A "slim, patrician figure" was the very apt way Pittsburgh critic and artist Harry Schwalb described Jane Haskell in a 2010 article for Fanfare magazine. I have heard from many who were saddened by her death May 28 and her genteel but humble manner is frequently mentioned.
Mr. Schwalb was also taken by her spunk, as she multitasked among family, teaching and artmaking throughout her life. He wrote enthusiastically about her move in the late 1990s from Uptown to a spacious Oakland studio, because she would have a luxurious work space for the first time.
"Sufficient for a gal who will tackle Plexiglas, fluorescent and neon tubing, fiber optics, sheet metal, wood, lithography, photography, oils, collage," he wrote. "Currently she's making computer-generated drawings of the cosmos."
Mr. Schwalb's were among the comments I couldn't fit into the limited space of Ms. Haskell's obituary. Others are below:
Carol R. Brown, president of the Pittsburgh Cultural Trust from 1986 to 2001, spoke of Ms. Haskell's service to Pittsburgh. "Not only was she a beautiful human being but she made terrific contributions in a very quiet way." Serving on the Public Art Commission of Pittsburgh, for example, Ms. Haskell "worked diligently. She had high standards and had the best interest of our city at heart. She played this very significant role as an artist in our community, but her main concern was that people have a better experience of art. She was always well informed about what was going on in the arts locally, nationally and internationally."
Vicky Clark, educator, independent curator and cultural historian, called Ms. Haskell "a very, very good friend to the arts. She gave everything she had to the arts and gave without fanfare." She also praised Ms. Haskell's support of artists and arts organizations. "She showed up everywhere for everybody. She's one of a kind."
Curator and critic Graham Shearing spoke of her contribution to Carnegie Museum of Art. "She was proud to be the only artist on the board. As near as anybody, she supported the position of artists on the board, with the possible exception of [previous director] Richard [Armstrong]. She had a kind spot for artists, and she read the museum very well. I shall miss her enormously. She was a considerable artist, too."
Among Ms. Haskell's honors that didn't make print was Pittsburgh Center for the Arts 2006 Artist of the Year. Pittsburgh filmmaker Ken Love filmed the installation of that exhibition at the center and distilled that footage into a beautiful tribute that shows the artist placing the works in and speaking about the show. As I told him, watching it one feels she is still with us. View the piece at http://www.youtube.com/watch?v=xDtPH-zT8Gc.
An exhibition of Ms. Haskell's work is being planned by Borelli-Edwards Galleries in Lawrenceville later this year.
Hollen Bolmgren estate
The estate of Donna Hollen Bolmgren will be auctioned Saturday at Concept Art Gallery, 1031 S. Braddock Ave., Regent Square. The auction begins at 10 a.m. and the sale of Ms. Hollen Bolmgren's items will begin at approximately 12:30 p.m. Included will be furniture; paintings and other works by the Pittsburgh artist, who died in March, and art from her collection including by Jerry Caplan and Rudy Staffel. The objects may now be viewed at the gallery. To bid, go to www.conceptgallery.com.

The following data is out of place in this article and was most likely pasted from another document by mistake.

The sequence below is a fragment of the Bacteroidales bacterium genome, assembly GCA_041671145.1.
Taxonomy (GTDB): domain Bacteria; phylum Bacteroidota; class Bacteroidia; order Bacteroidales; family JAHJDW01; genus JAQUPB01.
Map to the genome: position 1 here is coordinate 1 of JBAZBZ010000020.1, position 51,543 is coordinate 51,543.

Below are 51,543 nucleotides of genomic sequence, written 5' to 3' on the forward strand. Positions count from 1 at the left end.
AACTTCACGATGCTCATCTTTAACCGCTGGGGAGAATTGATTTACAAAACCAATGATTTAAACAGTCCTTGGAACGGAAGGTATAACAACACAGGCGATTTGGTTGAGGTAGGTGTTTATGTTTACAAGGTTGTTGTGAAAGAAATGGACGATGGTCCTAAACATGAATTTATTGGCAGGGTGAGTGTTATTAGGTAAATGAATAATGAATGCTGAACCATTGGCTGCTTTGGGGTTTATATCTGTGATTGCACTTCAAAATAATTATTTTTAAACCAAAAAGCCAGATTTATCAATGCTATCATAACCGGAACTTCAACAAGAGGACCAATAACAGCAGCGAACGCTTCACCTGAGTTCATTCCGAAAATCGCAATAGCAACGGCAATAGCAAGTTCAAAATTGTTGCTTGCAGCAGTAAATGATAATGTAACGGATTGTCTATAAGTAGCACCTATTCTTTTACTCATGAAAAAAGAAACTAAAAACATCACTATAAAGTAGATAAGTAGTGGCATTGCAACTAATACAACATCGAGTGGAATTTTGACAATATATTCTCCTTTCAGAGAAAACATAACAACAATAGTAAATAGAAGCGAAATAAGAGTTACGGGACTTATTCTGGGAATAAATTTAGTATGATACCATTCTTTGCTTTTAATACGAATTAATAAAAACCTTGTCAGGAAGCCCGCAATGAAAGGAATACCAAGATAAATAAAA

An exhibition and sale of Ms. Hollen Bolmgren's work will open Aug. 30 at the Eastside Gallery, Village of Eastside, 6400 Penn Ave. Works will be offered in a range of prices. A portion of the proceeds will benefit the Pittsburgh Master Visual Artists program, which Ms. Hollen Bolmgren co-founded (www.eastside-gallery.com) .
It should be a surreal vision: People dressed in suits and party dresses swinging sledgehammers to take out chunks of a museum wall. It's one of the activities that distinguishes the July 13 Wrecking Ball at Westmoreland Museum of American Art from any other gala you're likely to attend. The fundraiser marks the last time visitors will be in the museum until its reopening in 2015. To be clear, the entire museum is not coming down, so bashing space will be limited. Another gallery will be turned over to graffiti artists -- "A room full of graffiti madness," says Bree Larkin, museum manager of events and visitor services. Catering will be by Bob Sendall of All in Good Taste Productions and music by Pittsburgh DJ Mr. Owl.
Tickets are $150 for the 7 to 9 p.m. gala (includes after party) and $40 for the 9 p.m. to midnight After Party. It's an opportunity for partygoers to "let out all of their frustrations," Ms. Larkin says. Tickets or information: 724-837-1500, ext. 36.
Roads of Arabia
First the rubber ducky in the Allegheny for the Pittsburgh Cultural Trust International Festival of Firsts and now "Roads of Arabia: Archaeology and History of the Kingdom of Saudi Arabia" coming to Carnegie Museum of Natural History June 22.
Pittsburgh continues to pull off one cultural coup after another -- the Trust contracted Mr. Duck before other U.S. cities caught wind of it, and Natural History's director of the Center for World Cultures Sandra Olsen secured the Arabian feast from the Smithsonian's Arthur M. Sackler Gallery, where it debuted. The exhibition comprises more than 200 recently excavated objects ranging from prehistoric tools to inscriptions and tablets, funerary objects to figural sculpture, tombstones to textiles. None of them had been seen outside of Saudi Arabia before 2010.
Post-Gazette art critic Mary Thomas: firstname.lastname@example.org or 412-263-1925.